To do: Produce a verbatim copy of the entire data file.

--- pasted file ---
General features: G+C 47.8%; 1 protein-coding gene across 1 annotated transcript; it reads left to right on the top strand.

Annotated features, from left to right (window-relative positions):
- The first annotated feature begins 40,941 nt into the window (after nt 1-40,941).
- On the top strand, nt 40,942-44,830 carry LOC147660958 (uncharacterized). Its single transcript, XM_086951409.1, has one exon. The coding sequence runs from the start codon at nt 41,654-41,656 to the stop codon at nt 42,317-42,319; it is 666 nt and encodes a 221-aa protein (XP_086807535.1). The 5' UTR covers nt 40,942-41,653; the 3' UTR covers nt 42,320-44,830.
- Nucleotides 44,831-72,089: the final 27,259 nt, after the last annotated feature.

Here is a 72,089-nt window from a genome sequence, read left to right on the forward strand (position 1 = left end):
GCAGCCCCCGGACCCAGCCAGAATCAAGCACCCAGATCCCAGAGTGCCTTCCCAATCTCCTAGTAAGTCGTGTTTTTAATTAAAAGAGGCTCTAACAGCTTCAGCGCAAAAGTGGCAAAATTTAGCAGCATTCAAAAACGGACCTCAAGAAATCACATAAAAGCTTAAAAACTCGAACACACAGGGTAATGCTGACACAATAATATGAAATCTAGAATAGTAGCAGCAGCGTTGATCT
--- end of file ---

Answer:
General features: G+C 47.8%; 1 protein-coding gene across 1 annotated transcript; it reads left to right on the top strand.

Annotated features, from left to right (window-relative positions):
- The first annotated feature begins 40,941 nt into the window (after nt 1-40,941).
- On the top strand, nt 40,942-44,830 carry LOC147660958 (uncharacterized). Its single transcript, XM_086951409.1, has one exon. The coding sequence runs from the start codon at nt 41,654-41,656 to the stop codon at nt 42,317-42,319; it is 666 nt and encodes a 221-aa protein (XP_086807535.1). The 5' UTR covers nt 40,942-41,653; the 3' UTR covers nt 42,320-44,830.
- Nucleotides 44,831-72,089: the final 27,259 nt, after the last annotated feature.

Here is a 72,089-nt window from a genome sequence, read left to right on the forward strand (position 1 = left end):
GCAGCCCCCGGACCCAGCCAGAATCAAGCACCCAGATCCCAGAGTGCCTTCCCAATCTCCTAGTAAGTCGTGTTTTTAATTAAAAGAGGCTCTAACAGCTTCAGCGCAAAAGTGGCAAAATTTAGCAGCATTCAAAAACGGACCTCAAGAAATCACATAAAAGCTTAAAAACTCGAACACACAGGGTAATGCTGACACAATAATATGAAATCTAGAATAGTAGCAGCAGCGTTGATCT